less, and that here no boundless thirst for surplus labor arises from the nature
of production itself. Hence in antiquity, overwork become horrible only when
the object is to obtain exchange value in its specific independent money-form;
in the production of gold and silver. Compulsory working to death is here the
recognized form of over-work." (Capital Volume 1).

Marx further explains why slavery in America was a peculiar form of
capitalism:

"But as soon as people, whose production still moves within the lower form of
slave labor, corvee labor, etc. art drawn into the whirlpool of an
international market dominated by the capitalist mode of production, the sale of their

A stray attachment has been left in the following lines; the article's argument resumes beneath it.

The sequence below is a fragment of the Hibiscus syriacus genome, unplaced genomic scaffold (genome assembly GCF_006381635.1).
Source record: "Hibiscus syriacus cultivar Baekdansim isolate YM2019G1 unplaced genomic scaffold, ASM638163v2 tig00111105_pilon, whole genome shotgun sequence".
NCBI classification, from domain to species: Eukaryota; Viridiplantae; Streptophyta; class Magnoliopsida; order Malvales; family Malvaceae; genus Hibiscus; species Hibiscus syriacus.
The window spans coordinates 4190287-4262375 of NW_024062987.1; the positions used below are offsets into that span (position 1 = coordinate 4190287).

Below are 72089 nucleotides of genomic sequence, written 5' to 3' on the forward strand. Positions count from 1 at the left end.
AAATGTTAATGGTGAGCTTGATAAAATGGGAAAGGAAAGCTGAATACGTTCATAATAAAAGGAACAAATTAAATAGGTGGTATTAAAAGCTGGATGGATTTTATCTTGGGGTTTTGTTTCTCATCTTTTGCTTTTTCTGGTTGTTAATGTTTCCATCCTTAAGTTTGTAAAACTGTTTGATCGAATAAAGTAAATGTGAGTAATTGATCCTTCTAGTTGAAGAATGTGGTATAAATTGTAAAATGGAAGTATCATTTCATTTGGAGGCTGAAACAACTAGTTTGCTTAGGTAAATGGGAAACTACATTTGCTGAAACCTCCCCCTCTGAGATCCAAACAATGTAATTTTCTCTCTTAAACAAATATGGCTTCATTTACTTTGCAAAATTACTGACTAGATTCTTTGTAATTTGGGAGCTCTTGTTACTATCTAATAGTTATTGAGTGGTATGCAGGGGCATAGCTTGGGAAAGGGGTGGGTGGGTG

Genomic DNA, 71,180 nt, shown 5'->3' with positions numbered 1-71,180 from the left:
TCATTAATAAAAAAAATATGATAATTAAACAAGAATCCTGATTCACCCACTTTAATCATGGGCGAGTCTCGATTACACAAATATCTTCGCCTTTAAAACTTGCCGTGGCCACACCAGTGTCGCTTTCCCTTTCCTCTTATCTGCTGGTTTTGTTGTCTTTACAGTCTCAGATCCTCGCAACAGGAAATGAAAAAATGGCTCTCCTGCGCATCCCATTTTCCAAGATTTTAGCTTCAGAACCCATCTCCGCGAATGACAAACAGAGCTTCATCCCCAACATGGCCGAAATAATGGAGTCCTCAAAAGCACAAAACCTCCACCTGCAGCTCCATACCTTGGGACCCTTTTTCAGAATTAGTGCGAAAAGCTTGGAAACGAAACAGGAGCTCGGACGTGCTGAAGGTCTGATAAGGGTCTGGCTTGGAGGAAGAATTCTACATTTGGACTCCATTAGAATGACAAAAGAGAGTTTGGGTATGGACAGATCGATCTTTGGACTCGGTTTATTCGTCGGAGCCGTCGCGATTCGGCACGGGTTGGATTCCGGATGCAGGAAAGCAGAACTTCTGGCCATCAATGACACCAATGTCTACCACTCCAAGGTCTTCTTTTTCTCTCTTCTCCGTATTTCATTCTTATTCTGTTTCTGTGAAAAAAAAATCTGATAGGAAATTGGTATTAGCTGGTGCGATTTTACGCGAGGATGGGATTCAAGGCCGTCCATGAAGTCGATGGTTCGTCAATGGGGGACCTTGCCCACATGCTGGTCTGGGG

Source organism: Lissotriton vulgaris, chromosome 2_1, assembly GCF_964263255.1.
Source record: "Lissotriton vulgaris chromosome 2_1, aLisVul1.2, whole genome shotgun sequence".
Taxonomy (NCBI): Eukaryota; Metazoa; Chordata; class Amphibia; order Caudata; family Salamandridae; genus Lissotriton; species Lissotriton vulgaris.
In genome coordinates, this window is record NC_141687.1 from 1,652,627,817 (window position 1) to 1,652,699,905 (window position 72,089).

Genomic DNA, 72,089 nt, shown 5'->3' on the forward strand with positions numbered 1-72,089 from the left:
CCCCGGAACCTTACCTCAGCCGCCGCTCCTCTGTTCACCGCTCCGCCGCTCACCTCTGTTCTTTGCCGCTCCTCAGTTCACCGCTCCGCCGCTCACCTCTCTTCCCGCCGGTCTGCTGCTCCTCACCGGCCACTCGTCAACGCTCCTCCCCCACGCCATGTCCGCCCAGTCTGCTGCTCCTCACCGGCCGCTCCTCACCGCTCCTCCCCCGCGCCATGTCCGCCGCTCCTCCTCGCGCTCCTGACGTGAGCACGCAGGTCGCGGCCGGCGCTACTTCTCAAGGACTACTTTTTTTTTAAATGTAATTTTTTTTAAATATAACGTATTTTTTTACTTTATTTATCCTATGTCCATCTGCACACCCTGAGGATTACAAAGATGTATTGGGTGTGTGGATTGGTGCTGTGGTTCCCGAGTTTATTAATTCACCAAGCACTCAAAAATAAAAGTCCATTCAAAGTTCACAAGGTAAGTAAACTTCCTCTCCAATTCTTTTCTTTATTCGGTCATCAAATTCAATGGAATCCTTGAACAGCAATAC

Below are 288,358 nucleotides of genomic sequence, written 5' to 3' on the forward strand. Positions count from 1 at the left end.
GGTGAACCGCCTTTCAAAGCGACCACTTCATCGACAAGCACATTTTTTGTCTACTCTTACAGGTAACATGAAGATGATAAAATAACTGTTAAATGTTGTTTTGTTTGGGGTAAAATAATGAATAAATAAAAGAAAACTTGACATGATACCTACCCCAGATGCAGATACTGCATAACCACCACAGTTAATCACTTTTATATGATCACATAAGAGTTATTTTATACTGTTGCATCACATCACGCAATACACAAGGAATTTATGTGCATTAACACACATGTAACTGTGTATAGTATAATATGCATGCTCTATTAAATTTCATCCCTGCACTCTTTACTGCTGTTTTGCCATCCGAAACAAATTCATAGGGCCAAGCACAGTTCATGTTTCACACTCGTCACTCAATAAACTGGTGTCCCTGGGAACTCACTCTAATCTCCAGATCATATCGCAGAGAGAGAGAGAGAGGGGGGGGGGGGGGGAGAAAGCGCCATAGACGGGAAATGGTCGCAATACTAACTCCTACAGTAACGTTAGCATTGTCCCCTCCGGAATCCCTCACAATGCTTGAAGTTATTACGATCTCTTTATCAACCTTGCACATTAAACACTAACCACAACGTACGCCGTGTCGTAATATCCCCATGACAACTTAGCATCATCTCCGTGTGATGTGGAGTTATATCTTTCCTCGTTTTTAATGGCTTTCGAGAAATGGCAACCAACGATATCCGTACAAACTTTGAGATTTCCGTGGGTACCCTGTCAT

products for export becoming the principle interest, the civilized horrors of
overwork are grafted on the barbaric horrors of slaver, serfdom, etc. Hence the
Negro labor in the Southern states of the American Union preserved something
of a patriarchal character, so long as production was chiefly directed to
immediate consumption. But in proportion as the export of cotton become of vital
interest to these states, the over working of the Negro and sometimes the using
up of his life in seven years labor becomes a factor in a calculated and
calculating system."  (Capital Volume 1)

America was founded by trading companies that granted individuals - such as
George Washington, tracts of land equal to the size of entire states. There
were no feudal economic relations in America and slavery not only distorted
everything America was supposed to stand for and against, but would condition how
the working class was to be formed. Here is the peculiarity of American
development.

Marx does not set the American slave system in the South within the